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VPN reviewer’s guide

This article suggests a set of questions you should ask when considering a modern VPN product. We also provide the answers as they apply to plain WireGuard, and Tailscale’s WireGuard-based product.


Which platforms does it run on?

WireGuard is open source and runs on nearly any platform, including Linux, various BSDs, macOS, iOS, Android, and Windows.

Tailscale runs on all of these platforms.

Does it require special hardware or can it run in a VM?

Some VPN products require special hardware, which requires a heavy up-front investment and increases the time needed to roll out. Most modern VPN servers can run as pure software in a virtual machine, which gives you a lot more flexibility.

WireGuard is pure software, as is Tailscale.

Is it open source?

WireGuard is fully open source. There is the original Linux kernel native implementation, an implementation written in Go (WireGuard-go), and a third-party implementation written in Rust.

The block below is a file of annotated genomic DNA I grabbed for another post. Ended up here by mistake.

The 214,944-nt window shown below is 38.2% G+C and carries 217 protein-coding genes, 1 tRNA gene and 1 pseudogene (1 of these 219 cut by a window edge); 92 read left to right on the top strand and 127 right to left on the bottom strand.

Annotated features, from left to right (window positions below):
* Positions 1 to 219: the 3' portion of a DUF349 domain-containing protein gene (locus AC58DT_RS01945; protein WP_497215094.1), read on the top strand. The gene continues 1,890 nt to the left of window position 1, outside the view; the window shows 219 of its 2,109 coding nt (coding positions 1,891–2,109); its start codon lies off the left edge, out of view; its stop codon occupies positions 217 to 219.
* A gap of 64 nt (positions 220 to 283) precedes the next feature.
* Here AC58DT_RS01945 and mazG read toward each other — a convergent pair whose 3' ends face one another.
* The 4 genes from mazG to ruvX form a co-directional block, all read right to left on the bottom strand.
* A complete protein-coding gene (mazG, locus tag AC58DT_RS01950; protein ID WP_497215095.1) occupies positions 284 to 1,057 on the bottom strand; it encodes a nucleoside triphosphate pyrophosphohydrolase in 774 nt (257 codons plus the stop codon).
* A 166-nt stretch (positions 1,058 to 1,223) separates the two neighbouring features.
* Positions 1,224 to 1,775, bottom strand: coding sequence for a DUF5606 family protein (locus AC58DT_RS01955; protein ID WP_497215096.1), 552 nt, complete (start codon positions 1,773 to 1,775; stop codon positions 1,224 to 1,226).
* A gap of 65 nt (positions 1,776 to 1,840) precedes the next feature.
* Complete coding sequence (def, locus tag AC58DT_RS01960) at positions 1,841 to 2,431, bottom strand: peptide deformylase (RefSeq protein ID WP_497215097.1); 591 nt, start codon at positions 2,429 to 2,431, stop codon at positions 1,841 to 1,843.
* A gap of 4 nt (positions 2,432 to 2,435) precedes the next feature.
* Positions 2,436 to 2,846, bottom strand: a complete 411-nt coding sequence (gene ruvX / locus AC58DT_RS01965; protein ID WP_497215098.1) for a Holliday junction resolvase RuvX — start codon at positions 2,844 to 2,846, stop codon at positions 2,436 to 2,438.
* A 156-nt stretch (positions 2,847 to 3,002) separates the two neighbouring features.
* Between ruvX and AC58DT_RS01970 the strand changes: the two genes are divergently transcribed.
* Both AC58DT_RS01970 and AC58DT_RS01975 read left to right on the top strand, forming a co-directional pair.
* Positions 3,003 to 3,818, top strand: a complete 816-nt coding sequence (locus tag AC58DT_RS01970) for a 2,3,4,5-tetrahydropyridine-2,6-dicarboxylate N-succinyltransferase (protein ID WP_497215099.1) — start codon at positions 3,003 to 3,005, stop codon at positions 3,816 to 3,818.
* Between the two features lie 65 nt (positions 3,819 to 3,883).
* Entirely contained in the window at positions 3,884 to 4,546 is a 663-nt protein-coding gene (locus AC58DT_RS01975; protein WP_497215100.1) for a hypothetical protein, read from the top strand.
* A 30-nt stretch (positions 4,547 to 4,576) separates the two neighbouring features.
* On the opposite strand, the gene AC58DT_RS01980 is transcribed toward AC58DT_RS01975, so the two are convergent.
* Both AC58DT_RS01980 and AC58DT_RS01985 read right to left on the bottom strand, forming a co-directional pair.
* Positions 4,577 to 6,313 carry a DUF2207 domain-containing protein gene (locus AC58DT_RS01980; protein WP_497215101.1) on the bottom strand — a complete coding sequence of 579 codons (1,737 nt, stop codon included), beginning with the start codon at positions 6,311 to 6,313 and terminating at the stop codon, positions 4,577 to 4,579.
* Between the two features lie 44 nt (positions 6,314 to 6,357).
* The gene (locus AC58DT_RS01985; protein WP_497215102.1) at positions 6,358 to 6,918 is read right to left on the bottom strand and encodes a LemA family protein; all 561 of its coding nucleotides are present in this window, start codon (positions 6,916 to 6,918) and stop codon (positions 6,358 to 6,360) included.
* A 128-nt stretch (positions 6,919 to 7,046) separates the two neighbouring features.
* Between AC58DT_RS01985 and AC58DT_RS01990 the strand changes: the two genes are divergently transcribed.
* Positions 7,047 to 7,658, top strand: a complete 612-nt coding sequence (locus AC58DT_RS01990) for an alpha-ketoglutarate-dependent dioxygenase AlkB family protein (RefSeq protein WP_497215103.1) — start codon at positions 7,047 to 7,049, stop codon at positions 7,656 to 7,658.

Tailscale’s command-line client for each platform is open source, while the user-friendly GUI apps are closed source.


Do I have to re-login whenever I get disconnected?

With most VPNs, you have to reconnect and re-login whenever your machine gets disconnected, or if you suspend/resume your laptop, or if you jump between Wi-Fi networks or from Wi-Fi to LTE. This is probably the single most annoying feature of VPN products.

Both WireGuard and Tailscale remain connected even when your machine disconnects and reconnects, or when you jump between networks.

With Tailscale, you can configure a time period after which users are required to reauthenticate to prove their device is still in their possession.

Is the network TCP or datagram (usually UDP) based?